SOMEONE’S GENDER IS WHAT THEY SAY IT IS
NOT WHAT’S ON THEIR PERSONAL IDENTIFICATION OR WHAT THEIR GENITALS INDICATE
i bought a copy of the canadian press stylebook today, and started flicking through it on the streetcar ride home. (we’ve already been studying CP style in class, but i like the immediacy of having it in book form. am i weird?)
i have to say, i’m really impressed with CP’s policies on things like race, gender, and sexual orientation. they’re very progressive for a national institution.
there are actually specific rules that say you shouldn’t mention someone’s ethnicity, gender identification, or sexual orientation unless it’s relevant to the story. and when it is relevant, they tell you to check with the person about the specific terminology they prefer to use (e.g. black vs. african-canadian, gay vs. queer, transgender vs. transsexual) and then use those terms, unless they’re needlessly offensive (e.g. faggot).
we had a senior CP editor come in yesterday to talk to us about CP in general, and he told us that one of the major issues they’re debating for the next edition of the stylebook is whether the singular “they” should be allowed in cases where an individual is trans (or genderqueer, etc.) and “they” is their preferred pronoun. apparently this is a big point of debate at CP right now but it’s looking like it’s going to happen.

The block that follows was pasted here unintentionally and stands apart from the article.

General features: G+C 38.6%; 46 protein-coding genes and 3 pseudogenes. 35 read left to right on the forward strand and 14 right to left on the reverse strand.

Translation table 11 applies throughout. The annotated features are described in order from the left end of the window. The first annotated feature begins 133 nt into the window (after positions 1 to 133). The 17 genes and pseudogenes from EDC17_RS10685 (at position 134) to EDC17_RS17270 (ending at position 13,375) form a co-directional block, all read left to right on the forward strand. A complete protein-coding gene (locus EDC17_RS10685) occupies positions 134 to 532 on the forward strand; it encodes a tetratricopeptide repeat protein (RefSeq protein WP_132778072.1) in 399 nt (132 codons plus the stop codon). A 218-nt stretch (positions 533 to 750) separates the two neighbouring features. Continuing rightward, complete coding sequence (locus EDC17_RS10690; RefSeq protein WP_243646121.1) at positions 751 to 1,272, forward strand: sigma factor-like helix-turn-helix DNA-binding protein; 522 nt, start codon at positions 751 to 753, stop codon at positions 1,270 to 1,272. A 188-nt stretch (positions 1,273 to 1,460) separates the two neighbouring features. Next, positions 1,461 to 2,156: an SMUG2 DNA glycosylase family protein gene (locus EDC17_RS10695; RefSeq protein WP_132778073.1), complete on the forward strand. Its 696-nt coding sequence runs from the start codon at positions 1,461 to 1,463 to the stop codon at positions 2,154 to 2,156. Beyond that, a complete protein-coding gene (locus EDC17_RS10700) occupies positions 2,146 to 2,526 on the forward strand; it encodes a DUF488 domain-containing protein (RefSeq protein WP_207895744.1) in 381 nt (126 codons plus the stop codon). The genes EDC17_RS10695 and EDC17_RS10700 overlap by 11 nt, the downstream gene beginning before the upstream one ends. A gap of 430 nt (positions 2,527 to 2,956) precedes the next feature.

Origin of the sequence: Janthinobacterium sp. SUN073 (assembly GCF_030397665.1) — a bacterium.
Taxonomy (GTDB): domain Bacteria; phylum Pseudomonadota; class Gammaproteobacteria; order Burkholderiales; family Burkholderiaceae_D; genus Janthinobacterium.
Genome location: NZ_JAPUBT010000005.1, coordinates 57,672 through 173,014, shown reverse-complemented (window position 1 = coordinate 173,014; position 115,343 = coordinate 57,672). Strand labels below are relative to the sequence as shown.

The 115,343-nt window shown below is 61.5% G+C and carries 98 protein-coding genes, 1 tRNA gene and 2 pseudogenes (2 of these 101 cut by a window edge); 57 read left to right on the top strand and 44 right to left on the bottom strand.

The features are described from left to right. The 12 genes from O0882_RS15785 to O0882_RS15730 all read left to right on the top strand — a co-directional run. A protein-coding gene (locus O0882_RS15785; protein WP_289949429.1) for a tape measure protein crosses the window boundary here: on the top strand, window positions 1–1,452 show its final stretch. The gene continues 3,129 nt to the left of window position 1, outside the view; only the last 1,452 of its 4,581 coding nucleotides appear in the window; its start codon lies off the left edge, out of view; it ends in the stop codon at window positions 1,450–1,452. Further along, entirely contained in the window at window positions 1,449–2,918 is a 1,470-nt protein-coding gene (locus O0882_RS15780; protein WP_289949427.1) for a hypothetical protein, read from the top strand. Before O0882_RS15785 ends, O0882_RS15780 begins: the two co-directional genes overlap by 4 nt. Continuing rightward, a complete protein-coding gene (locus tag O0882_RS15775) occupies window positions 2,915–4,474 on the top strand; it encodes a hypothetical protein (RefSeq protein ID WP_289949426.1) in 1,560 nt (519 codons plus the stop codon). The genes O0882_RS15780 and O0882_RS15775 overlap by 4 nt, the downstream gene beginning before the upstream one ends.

regardless, in the 2010 edition i bought today, it says, “use a term the person in question uses (explain if necessary) and a pronoun consistent with how they live.”
you just know i’m going to do a story one day where i interview people who use gender-neutral pronouns like “ze,” and CP is gonna be totally cool with that. AWESOME. i love canada!
my photo tribute to Coming Out Day in 2008.
Did you ever feel like you had to alter some small part of yourself to fit in better, or to protect yourself?
Can you imagine what it’d be like to feel that on a much larger scale, every day of your life?
Everywhere you go, with everyone you talk to, try to establish an environment in which it is safe for gay, lesbian, bisexual, transgendered, or otherwise queer people to come out. You can never truly know who is sitting in a closet waiting for permission to step outside.